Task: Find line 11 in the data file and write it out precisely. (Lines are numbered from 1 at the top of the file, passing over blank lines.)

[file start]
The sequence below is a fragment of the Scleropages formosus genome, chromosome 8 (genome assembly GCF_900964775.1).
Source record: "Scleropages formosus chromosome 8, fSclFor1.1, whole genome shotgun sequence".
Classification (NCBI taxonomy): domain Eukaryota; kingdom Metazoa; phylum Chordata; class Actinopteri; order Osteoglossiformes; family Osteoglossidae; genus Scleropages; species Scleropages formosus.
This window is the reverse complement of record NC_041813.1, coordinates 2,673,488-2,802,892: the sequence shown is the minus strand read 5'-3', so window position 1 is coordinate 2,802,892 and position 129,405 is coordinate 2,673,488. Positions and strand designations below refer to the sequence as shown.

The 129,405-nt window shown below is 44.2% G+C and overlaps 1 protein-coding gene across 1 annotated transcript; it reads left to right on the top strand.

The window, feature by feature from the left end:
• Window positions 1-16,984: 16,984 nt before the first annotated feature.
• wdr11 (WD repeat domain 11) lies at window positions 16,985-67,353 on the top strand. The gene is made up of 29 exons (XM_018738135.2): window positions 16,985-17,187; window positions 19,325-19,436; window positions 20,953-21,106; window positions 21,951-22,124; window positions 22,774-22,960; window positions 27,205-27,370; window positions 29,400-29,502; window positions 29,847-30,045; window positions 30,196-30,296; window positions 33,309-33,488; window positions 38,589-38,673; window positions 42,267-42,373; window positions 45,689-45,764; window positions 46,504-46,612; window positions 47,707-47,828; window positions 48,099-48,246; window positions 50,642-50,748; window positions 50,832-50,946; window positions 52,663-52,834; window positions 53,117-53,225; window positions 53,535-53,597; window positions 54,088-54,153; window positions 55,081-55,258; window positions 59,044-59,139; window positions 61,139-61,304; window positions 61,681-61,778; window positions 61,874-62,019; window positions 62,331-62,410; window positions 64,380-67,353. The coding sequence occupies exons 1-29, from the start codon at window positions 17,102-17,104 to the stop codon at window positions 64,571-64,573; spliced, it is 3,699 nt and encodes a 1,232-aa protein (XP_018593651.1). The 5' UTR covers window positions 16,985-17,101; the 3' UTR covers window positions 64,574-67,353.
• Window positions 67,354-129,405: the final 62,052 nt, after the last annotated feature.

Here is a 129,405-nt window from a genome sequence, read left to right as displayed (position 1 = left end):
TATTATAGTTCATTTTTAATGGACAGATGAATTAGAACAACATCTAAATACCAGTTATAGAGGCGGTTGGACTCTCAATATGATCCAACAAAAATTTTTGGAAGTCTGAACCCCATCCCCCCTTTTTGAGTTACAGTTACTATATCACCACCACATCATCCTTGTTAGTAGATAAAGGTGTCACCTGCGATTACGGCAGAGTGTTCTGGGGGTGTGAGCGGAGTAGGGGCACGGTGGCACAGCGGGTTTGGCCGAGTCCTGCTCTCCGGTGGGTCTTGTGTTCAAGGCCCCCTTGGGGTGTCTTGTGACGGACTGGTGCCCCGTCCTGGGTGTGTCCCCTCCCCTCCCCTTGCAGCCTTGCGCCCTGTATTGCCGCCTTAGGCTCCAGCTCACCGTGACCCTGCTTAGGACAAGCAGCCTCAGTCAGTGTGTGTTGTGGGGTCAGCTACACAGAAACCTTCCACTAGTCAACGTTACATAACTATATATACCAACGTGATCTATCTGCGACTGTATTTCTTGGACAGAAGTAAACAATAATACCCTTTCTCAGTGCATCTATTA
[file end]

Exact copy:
TATTATAGTTCATTTTTAATGGACAGATGAATTAGAACAACATCTAAATACCAGTTATAGAGGCGGTTGGACTCTCAATATGATCCAACAAAAATTTTTGGAAGTCTGAACCCCATCCCCCCTTTTTGAGTTACAGTTACTATATCACCACCACATCATCCTTGTTAGTAGATAAAGGTGTCACCTGCGATTACGGCAGAGTGTTCTGGGGGTGTGAGCGGAGTAGGGGCACGGTGGCACAGCGGGTTTGGCCGAGTCCTGCTCTCCGGTGGGTCTTGTGTTCAAGGCCCCCTTGGGGTGTCTTGTGACGGACTGGTGCCCCGTCCTGGGTGTGTCCCCTCCCCTCCCCTTGCAGCCTTGCGCCCTGTATTGCCGCCTTAGGCTCCAGCTCACCGTGACCCTGCTTAGGACAAGCAGCCTCAGTCAGTGTGTGTTGTGGGGTCAGCTACACAGAAACCTTCCACTAGTCAACGTTACATAACTATATATACCAACGTGATCTATCTGCGACTGTATTTCTTGGACAGAAGTAAACAATAATACCCTTTCTCAGTGCATCTATTA